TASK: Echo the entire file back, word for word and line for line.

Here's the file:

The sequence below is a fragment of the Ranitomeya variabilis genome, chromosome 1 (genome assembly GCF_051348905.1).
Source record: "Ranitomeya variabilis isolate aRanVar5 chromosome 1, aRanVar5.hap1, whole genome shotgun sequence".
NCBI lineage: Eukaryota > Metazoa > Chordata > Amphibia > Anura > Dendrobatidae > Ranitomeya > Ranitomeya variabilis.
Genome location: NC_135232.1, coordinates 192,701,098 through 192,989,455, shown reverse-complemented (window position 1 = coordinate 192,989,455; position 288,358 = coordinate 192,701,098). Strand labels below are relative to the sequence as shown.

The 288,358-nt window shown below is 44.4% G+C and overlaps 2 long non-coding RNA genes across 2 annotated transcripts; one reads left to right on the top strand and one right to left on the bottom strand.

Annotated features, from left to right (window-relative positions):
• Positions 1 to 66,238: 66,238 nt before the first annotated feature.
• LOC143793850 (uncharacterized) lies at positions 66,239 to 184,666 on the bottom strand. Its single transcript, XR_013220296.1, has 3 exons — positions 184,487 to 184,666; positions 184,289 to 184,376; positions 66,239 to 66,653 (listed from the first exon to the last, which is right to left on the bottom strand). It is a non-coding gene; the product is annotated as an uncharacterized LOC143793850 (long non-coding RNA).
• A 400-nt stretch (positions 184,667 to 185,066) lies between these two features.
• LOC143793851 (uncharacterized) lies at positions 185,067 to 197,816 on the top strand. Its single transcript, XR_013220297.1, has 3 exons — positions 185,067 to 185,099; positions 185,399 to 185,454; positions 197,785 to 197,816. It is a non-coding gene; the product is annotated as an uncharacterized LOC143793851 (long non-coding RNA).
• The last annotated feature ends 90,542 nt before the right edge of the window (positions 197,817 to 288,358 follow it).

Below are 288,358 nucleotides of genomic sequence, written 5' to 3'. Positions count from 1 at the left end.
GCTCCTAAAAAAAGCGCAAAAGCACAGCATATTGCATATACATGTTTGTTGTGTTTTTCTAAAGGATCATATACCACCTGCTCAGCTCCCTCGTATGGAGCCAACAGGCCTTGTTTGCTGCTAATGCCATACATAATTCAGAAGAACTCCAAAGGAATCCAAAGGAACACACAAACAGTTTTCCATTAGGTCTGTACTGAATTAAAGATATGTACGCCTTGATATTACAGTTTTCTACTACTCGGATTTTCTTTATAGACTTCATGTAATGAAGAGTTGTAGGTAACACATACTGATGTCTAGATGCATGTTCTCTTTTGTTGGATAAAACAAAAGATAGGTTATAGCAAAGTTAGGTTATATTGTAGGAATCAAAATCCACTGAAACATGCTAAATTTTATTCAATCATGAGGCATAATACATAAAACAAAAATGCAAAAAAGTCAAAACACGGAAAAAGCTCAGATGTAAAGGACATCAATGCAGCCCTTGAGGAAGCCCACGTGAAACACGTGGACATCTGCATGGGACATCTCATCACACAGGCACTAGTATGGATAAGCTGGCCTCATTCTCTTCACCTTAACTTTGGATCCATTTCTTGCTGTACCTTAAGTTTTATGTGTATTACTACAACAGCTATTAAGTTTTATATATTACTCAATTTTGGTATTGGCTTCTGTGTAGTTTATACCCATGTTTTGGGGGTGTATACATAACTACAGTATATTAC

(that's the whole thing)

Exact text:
The sequence below is a fragment of the Ranitomeya variabilis genome, chromosome 1 (genome assembly GCF_051348905.1).
Source record: "Ranitomeya variabilis isolate aRanVar5 chromosome 1, aRanVar5.hap1, whole genome shotgun sequence".
NCBI lineage: Eukaryota > Metazoa > Chordata > Amphibia > Anura > Dendrobatidae > Ranitomeya > Ranitomeya variabilis.
Genome location: NC_135232.1, coordinates 192,701,098 through 192,989,455, shown reverse-complemented (window position 1 = coordinate 192,989,455; position 288,358 = coordinate 192,701,098). Strand labels below are relative to the sequence as shown.

The 288,358-nt window shown below is 44.4% G+C and overlaps 2 long non-coding RNA genes across 2 annotated transcripts; one reads left to right on the top strand and one right to left on the bottom strand.

Annotated features, from left to right (window-relative positions):
• Positions 1 to 66,238: 66,238 nt before the first annotated feature.
• LOC143793850 (uncharacterized) lies at positions 66,239 to 184,666 on the bottom strand. Its single transcript, XR_013220296.1, has 3 exons — positions 184,487 to 184,666; positions 184,289 to 184,376; positions 66,239 to 66,653 (listed from the first exon to the last, which is right to left on the bottom strand). It is a non-coding gene; the product is annotated as an uncharacterized LOC143793850 (long non-coding RNA).
• A 400-nt stretch (positions 184,667 to 185,066) lies between these two features.
• LOC143793851 (uncharacterized) lies at positions 185,067 to 197,816 on the top strand. Its single transcript, XR_013220297.1, has 3 exons — positions 185,067 to 185,099; positions 185,399 to 185,454; positions 197,785 to 197,816. It is a non-coding gene; the product is annotated as an uncharacterized LOC143793851 (long non-coding RNA).
• The last annotated feature ends 90,542 nt before the right edge of the window (positions 197,817 to 288,358 follow it).

Below are 288,358 nucleotides of genomic sequence, written 5' to 3'. Positions count from 1 at the left end.
GCTCCTAAAAAAAGCGCAAAAGCACAGCATATTGCATATACATGTTTGTTGTGTTTTTCTAAAGGATCATATACCACCTGCTCAGCTCCCTCGTATGGAGCCAACAGGCCTTGTTTGCTGCTAATGCCATACATAATTCAGAAGAACTCCAAAGGAATCCAAAGGAACACACAAACAGTTTTCCATTAGGTCTGTACTGAATTAAAGATATGTACGCCTTGATATTACAGTTTTCTACTACTCGGATTTTCTTTATAGACTTCATGTAATGAAGAGTTGTAGGTAACACATACTGATGTCTAGATGCATGTTCTCTTTTGTTGGATAAAACAAAAGATAGGTTATAGCAAAGTTAGGTTATATTGTAGGAATCAAAATCCACTGAAACATGCTAAATTTTATTCAATCATGAGGCATAATACATAAAACAAAAATGCAAAAAAGTCAAAACACGGAAAAAGCTCAGATGTAAAGGACATCAATGCAGCCCTTGAGGAAGCCCACGTGAAACACGTGGACATCTGCATGGGACATCTCATCACACAGGCACTAGTATGGATAAGCTGGCCTCATTCTCTTCACCTTAACTTTGGATCCATTTCTTGCTGTACCTTAAGTTTTATGTGTATTACTACAACAGCTATTAAGTTTTATATATTACTCAATTTTGGTATTGGCTTCTGTGTAGTTTATACCCATGTTTTGGGGGTGTATACATAACTACAGTATATTAC